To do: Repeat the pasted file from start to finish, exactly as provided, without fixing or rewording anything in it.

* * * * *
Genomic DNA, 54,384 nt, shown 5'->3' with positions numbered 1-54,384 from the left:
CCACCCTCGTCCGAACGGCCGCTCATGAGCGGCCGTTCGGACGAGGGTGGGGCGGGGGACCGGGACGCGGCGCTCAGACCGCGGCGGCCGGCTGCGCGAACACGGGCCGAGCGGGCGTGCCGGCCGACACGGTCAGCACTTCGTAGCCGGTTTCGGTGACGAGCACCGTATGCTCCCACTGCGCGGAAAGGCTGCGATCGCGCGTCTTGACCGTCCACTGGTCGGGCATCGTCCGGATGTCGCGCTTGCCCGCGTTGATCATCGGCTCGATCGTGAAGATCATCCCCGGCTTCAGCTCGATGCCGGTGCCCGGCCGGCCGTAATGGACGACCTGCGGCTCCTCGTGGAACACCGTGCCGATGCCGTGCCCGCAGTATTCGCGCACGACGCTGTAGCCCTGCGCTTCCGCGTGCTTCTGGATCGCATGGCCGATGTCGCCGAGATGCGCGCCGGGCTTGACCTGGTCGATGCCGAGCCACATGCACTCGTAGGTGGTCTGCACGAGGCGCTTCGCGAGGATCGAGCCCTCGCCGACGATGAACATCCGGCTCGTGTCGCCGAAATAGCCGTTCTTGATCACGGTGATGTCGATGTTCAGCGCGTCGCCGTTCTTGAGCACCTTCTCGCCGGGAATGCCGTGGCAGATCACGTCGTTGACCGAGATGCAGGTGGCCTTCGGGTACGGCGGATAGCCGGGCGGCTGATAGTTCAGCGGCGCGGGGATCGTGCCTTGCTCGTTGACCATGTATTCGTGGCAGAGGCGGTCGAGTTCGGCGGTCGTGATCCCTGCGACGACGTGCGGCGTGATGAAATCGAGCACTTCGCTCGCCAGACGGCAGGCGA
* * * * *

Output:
Genomic DNA, 54,384 nt, shown 5'->3' with positions numbered 1-54,384 from the left:
CCACCCTCGTCCGAACGGCCGCTCATGAGCGGCCGTTCGGACGAGGGTGGGGCGGGGGACCGGGACGCGGCGCTCAGACCGCGGCGGCCGGCTGCGCGAACACGGGCCGAGCGGGCGTGCCGGCCGACACGGTCAGCACTTCGTAGCCGGTTTCGGTGACGAGCACCGTATGCTCCCACTGCGCGGAAAGGCTGCGATCGCGCGTCTTGACCGTCCACTGGTCGGGCATCGTCCGGATGTCGCGCTTGCCCGCGTTGATCATCGGCTCGATCGTGAAGATCATCCCCGGCTTCAGCTCGATGCCGGTGCCCGGCCGGCCGTAATGGACGACCTGCGGCTCCTCGTGGAACACCGTGCCGATGCCGTGCCCGCAGTATTCGCGCACGACGCTGTAGCCCTGCGCTTCCGCGTGCTTCTGGATCGCATGGCCGATGTCGCCGAGATGCGCGCCGGGCTTGACCTGGTCGATGCCGAGCCACATGCACTCGTAGGTGGTCTGCACGAGGCGCTTCGCGAGGATCGAGCCCTCGCCGACGATGAACATCCGGCTCGTGTCGCCGAAATAGCCGTTCTTGATCACGGTGATGTCGATGTTCAGCGCGTCGCCGTTCTTGAGCACCTTCTCGCCGGGAATGCCGTGGCAGATCACGTCGTTGACCGAGATGCAGGTGGCCTTCGGGTACGGCGGATAGCCGGGCGGCTGATAGTTCAGCGGCGCGGGGATCGTGCCTTGCTCGTTGACCATGTATTCGTGGCAGAGGCGGTCGAGTTCGGCGGTCGTGATCCCTGCGACGACGTGCGGCGTGATGAAATCGAGCACTTCGCTCGCCAGACGGCAGGCGA